In a perfect world, people would not argue or hold grudges. They would not allow their passions to blind them from seeing the true intentions of other individuals. Unfortunately, people are not perfect, we are flawed, yet dynamic creatures, and as a result, there is conflict in the workplace.
But is that really unfortunate? People like to think of an environment in which there are no arguments, disputes or conflicting opinions as an ideal one, but rarely in nature do societies exist where there are not two conflicting forces. Take, for example, beavers. Beaver dams obstruct rivers and create major changes in local ecosystems, but at the same time, they have such a prolific effect on the natural environment that they often create a better, more protected ecosystem. The dams are disruptive forces, but at the same time, they create change that can be beneficial in the long haul.
Conflict: The force of change in the office
Much like the great outdoors, business environments often function in the same way. There will naturally be conflicting forces at play – two departments that are both in need of resources, two people with conflicting ideology, two workers with jobs that naturally pit them against each other (think risk manager and product designer) and so on. To expect there not to be conflict is unrealistic and companies should focus more on how to resolve conflict and less on preventing them in the first place.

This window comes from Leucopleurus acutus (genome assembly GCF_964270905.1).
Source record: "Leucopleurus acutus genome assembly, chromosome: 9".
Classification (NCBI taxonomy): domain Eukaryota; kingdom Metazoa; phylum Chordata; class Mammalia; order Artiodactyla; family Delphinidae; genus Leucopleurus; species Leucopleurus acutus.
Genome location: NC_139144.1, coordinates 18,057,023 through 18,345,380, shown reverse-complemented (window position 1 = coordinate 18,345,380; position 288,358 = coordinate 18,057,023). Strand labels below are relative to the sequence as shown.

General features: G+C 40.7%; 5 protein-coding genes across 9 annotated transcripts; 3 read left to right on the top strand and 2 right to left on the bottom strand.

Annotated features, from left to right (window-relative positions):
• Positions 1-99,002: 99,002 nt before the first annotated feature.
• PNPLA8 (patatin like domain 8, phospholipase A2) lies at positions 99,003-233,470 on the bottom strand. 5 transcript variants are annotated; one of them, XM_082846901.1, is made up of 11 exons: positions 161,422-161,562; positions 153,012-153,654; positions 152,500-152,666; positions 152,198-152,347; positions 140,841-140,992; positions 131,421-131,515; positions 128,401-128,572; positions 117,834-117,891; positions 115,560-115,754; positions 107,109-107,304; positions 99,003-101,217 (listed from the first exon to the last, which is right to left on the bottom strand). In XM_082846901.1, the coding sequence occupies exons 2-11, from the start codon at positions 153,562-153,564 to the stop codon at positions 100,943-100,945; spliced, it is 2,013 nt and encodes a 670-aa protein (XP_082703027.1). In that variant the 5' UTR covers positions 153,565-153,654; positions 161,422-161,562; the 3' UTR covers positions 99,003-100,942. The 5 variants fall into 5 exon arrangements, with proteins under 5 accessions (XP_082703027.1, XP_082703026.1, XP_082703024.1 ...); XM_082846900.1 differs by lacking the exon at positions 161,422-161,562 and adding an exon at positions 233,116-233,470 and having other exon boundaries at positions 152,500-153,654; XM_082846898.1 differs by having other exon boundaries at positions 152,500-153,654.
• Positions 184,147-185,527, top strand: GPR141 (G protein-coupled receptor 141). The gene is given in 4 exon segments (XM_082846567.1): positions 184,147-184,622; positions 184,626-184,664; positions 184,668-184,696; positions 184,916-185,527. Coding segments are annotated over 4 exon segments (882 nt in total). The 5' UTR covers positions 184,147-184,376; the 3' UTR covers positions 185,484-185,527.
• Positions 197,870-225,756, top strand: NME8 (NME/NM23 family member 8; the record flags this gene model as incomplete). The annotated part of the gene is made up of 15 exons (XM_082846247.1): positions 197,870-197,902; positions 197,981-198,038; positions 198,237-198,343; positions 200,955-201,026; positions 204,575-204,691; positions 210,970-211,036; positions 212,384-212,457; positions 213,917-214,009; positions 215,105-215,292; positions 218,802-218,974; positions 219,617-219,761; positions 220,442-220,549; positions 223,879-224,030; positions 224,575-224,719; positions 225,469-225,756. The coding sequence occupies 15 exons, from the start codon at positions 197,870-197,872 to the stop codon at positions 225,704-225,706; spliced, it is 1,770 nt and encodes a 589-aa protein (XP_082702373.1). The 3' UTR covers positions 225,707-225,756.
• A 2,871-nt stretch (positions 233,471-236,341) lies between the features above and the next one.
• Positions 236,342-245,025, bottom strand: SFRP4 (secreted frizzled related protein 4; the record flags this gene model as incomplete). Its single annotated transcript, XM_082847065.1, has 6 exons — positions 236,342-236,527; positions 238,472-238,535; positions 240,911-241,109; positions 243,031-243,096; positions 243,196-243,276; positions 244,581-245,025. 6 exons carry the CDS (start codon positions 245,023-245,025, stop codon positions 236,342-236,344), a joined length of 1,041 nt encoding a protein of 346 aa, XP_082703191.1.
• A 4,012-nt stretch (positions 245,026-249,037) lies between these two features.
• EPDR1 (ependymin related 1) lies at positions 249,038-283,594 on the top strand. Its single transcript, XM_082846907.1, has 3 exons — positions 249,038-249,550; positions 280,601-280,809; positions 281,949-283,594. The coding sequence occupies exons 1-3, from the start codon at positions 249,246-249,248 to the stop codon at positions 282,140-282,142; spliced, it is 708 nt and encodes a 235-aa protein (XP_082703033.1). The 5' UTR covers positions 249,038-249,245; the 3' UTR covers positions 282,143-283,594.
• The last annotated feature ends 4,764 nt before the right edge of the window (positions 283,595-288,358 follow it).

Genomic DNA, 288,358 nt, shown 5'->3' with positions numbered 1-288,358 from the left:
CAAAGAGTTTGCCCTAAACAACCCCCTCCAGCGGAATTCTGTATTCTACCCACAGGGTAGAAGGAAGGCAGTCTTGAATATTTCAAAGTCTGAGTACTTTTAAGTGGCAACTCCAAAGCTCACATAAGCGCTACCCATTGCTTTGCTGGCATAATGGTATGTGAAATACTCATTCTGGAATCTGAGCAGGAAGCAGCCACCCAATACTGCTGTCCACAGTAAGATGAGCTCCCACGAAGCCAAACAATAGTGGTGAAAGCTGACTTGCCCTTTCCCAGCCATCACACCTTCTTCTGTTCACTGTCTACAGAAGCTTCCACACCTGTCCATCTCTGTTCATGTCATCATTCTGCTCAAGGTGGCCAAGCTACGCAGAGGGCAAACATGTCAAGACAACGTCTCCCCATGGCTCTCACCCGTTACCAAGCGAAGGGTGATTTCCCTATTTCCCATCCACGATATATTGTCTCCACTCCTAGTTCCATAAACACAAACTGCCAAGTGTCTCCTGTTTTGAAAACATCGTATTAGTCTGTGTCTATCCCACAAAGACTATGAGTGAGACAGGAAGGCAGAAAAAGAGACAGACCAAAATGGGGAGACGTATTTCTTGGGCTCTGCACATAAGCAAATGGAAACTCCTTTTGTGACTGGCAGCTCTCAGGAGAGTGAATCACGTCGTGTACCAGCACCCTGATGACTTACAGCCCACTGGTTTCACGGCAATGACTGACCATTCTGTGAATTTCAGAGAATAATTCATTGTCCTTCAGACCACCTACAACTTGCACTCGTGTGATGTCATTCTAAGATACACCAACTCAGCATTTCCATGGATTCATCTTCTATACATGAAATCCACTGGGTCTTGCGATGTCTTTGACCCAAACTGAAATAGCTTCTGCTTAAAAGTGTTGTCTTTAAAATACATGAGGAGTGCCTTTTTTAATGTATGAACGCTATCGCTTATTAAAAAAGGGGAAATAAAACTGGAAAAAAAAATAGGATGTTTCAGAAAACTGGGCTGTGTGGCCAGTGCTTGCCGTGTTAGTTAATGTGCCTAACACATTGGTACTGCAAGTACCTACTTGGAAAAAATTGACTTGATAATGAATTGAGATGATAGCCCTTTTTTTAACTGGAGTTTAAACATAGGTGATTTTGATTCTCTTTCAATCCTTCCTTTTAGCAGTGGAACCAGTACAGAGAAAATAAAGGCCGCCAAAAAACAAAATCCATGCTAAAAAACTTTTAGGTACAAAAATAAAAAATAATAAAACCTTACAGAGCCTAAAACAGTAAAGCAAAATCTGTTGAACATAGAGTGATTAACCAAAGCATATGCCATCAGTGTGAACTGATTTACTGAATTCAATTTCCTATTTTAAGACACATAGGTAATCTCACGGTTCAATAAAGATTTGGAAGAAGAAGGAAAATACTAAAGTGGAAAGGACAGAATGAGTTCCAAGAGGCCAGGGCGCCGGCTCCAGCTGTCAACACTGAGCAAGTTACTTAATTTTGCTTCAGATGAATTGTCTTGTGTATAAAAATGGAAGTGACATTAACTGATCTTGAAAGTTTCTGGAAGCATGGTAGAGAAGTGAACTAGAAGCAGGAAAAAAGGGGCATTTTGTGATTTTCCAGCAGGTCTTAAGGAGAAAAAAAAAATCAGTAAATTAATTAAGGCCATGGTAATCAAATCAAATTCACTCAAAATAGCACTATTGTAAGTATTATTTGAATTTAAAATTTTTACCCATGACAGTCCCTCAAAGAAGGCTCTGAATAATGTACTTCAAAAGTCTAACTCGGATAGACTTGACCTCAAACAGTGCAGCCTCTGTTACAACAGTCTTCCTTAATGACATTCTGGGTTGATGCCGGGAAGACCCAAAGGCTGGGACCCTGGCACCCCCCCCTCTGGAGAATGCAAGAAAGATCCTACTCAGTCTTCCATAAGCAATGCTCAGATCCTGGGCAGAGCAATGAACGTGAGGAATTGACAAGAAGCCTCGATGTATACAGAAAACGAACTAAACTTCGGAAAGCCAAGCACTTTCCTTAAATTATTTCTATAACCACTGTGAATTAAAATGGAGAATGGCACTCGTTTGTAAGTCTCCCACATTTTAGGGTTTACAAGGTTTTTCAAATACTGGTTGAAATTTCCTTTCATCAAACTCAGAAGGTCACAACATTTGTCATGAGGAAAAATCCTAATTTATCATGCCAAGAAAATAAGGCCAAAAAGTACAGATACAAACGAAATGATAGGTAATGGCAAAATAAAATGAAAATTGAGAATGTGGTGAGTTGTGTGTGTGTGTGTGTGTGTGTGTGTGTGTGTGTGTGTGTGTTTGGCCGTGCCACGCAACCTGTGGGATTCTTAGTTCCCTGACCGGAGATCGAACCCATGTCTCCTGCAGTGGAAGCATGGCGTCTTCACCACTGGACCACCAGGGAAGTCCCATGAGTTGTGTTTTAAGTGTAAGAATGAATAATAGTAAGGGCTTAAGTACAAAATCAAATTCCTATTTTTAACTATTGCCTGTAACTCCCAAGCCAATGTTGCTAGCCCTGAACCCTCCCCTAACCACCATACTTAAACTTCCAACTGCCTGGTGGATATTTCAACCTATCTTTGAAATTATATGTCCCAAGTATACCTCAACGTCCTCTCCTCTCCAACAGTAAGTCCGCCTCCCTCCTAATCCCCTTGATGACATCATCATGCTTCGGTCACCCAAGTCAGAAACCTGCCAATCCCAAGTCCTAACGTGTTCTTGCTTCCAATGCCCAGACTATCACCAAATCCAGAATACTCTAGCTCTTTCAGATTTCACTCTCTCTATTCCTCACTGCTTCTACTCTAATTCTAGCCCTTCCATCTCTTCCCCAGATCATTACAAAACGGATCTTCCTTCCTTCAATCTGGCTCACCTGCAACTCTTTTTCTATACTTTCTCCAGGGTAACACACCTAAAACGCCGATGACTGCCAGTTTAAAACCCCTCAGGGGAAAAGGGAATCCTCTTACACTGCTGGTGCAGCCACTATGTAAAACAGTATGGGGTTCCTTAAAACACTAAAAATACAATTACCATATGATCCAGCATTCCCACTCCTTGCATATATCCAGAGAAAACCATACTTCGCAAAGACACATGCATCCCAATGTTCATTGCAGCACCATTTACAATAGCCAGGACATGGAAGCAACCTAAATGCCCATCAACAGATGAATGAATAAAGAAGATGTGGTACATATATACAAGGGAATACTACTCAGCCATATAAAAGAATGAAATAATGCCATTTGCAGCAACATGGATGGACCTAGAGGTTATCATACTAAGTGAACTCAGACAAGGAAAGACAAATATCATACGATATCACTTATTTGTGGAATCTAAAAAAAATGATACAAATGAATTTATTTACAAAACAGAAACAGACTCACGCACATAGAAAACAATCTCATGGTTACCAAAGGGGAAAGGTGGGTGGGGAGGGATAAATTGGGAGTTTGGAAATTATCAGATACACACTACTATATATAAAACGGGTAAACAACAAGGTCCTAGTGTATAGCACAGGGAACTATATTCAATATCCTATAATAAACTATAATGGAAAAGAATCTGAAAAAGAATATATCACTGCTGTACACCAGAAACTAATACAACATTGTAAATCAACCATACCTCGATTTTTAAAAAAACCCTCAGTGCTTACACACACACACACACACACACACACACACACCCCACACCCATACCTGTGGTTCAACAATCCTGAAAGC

"If [conflicts] happen all the time, can a company spend time resolving them or keep looking out for signs of conflict?" asked Business Insider contributor Preetam Kaushik. "The answer is no. Because, when there is a conflict, it certainly means there is a competitive environment. As long as the competition is delivering desirable results, which are positive to a large extent, there is no need for intervention."
Conflicts only become a problem when they become destructive to an environment. Just as beaver dams can lead to property damage through the flooding of nearby areas, conflicts can spill over boundaries and get personal or spread to others who do not need to be involved. Unmitigated conflicts can at best be distractions and at worst negatively affect business operations and employee morale and engagement.
Knowing when to intervene is key for conflict resolution
Not all conflicts need a leader in order to resolve them. In fact, managers who think that often wind up spending so much time trying to put out fires they hinder their ability to do their own jobs successfully (and that in itself can lead to a conflict).
At the same time, managers cannot ignore conflicts and keep to themselves, hoping everything will work itself out. If disputes ever start becoming hostile, that is when managers need to step in to prevent the conflict from affecting other areas of operation. The key for leaders is being able to recognize when and where they need to step in and become a mediator and when to let things figure themselves out.